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PostPosted: Fri Aug 30, 2013 7:42 am 
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Hi all


Last edited by Yamin151 on Wed Oct 16, 2013 5:03 pm, edited 1 time in total.

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PostPosted: Fri Aug 30, 2013 8:39 am 
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If it is just a week to go, then I wouldn't pull him out now if he wants to do it. If nothing else, let the exam make the decision for you.

YOUR decision will be whether or not to apply for different schools for them, especially if, but regardless of whether one passes and one doesn't. HIS decision is how much work does he put in for the test.

FWIW, I'm surprised if he hasn't at least seen he has made progress during this process. With most children there are one or two of their classmates who seem to be super-intelligent, always getting 100% or near as. I point out to ds, that yes, he may not get higher marks than his friend, but he "just needs" to be in the top 150/300 whatever.


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PostPosted: Fri Aug 30, 2013 9:05 am 
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Both twins need to be prepared for the fact that one of them may pass and not the other. It could be the opposite way round from the way you are expecting. Same risk with siblings. If one doesn't want this scenario to happen within a family it is best to steer clear of selective schools.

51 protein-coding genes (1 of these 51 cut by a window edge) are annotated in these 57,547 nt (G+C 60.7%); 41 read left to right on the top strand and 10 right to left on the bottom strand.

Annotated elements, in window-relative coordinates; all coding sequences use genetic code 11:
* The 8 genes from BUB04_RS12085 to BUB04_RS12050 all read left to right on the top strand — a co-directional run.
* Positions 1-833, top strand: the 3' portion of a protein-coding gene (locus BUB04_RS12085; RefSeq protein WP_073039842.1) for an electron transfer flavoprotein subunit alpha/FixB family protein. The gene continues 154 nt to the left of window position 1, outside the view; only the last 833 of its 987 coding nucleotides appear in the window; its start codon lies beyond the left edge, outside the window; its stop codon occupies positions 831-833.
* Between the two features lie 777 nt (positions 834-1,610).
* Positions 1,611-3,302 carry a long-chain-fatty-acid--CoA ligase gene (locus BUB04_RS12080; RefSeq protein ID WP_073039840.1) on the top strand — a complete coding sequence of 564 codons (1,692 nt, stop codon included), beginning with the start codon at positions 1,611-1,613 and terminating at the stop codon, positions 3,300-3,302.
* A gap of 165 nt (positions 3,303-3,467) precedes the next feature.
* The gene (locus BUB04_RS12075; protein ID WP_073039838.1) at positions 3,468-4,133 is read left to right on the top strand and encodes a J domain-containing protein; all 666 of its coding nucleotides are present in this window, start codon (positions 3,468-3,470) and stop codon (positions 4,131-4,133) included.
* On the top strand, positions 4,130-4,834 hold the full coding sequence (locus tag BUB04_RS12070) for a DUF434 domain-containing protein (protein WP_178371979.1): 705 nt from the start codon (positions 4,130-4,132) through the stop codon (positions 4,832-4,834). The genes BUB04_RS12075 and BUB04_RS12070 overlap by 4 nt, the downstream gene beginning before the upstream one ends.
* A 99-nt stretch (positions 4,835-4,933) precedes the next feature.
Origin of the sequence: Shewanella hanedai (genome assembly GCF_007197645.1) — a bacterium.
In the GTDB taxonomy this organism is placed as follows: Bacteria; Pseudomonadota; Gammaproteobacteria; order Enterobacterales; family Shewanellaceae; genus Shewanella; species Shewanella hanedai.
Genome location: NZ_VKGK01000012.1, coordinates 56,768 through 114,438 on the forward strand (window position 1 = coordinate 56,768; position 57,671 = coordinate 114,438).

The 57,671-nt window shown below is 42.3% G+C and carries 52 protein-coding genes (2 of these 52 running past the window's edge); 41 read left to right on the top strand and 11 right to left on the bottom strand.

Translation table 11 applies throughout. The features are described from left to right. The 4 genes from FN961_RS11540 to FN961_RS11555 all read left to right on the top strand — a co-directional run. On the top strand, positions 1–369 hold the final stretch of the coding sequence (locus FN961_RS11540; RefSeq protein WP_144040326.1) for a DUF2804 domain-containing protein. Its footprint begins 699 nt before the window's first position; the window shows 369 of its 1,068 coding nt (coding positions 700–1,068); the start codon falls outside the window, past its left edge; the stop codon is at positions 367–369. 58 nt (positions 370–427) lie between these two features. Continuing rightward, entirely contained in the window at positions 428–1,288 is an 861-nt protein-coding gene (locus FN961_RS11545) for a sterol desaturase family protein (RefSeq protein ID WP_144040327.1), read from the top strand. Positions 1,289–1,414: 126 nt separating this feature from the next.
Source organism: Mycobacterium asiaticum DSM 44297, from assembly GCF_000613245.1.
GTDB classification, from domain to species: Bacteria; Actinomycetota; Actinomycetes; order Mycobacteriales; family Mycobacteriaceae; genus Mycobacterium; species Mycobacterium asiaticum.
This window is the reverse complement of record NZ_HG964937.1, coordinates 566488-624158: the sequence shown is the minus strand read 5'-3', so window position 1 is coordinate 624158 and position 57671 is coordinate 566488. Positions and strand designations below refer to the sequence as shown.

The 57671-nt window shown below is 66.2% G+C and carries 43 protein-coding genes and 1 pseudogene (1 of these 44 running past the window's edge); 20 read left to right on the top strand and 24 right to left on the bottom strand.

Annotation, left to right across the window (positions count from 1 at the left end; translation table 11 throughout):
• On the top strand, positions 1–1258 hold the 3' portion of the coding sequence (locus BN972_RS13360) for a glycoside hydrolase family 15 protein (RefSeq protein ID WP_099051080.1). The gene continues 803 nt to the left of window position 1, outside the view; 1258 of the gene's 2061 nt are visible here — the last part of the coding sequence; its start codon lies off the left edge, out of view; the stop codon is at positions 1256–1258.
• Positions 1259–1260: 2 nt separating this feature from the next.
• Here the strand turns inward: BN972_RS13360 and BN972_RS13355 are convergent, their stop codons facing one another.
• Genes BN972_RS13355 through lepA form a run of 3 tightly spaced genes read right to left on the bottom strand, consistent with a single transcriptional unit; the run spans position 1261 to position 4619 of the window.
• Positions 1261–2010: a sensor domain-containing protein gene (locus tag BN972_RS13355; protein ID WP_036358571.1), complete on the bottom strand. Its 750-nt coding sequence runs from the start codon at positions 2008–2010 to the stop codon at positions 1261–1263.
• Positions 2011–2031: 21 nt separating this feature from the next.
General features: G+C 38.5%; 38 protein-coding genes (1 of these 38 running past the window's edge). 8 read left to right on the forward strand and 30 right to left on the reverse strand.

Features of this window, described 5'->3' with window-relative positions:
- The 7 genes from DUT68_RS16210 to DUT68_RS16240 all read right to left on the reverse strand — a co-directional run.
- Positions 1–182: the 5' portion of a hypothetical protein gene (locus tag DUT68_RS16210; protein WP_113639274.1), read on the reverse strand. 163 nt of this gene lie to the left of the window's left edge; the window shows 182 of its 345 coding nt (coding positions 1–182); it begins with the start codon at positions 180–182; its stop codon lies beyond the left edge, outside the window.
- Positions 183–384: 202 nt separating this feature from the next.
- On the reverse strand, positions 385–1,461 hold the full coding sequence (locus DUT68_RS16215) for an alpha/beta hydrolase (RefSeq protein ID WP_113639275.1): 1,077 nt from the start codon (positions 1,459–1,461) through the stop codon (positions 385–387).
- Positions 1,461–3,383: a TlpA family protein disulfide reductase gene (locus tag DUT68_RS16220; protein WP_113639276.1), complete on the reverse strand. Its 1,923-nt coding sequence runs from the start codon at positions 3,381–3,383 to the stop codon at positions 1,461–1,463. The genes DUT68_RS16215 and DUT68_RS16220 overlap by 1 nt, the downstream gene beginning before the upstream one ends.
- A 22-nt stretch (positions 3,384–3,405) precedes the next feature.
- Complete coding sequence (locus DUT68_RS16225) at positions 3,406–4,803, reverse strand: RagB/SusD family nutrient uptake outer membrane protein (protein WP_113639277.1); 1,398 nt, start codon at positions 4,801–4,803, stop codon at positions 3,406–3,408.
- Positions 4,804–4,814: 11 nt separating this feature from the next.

Are the twins identical are not?

Anyhow, tell them both the system sucks and that schools get it wrong too and they are both as able as one another and long term it is hard graft that counts.

Only pull him out if you feel this will relieve the stress short and long term and that it is damaging to him longer term.

Which test are you doing? Most tutors are school teachers and no more reliable at assessing children than school. School can be wrong, so can the tests.

If the twin is one whole nc level above hi brother he may find the tests harder because his starting point in maths etc in terms of curriculum knowledge will be sketchier than his brother. He needs to work more than his brother at this point, not less.


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PostPosted: Fri Aug 30, 2013 9:27 am 
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Bbb


Last edited by Yamin151 on Thu Oct 17, 2013 8:12 am, edited 1 time in total.

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PostPosted: Fri Aug 30, 2013 9:31 am 
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I would definitely let him do the test, esp as he wants to. He's perhaps comparing himself to his brother, but what about the rest of the cohort? Is he really likely to be borderline, compared to all the other Kent Test takers?

Finally, I would say, what I'm going to tell my kids: it's just one test, on day, and it's not perfect. You know your DC will thrive because you believe in them and they have your support.

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PostPosted: Fri Aug 30, 2013 9:40 am 
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Bbbb


Last edited by Yamin151 on Thu Oct 17, 2013 8:13 am, edited 1 time in total.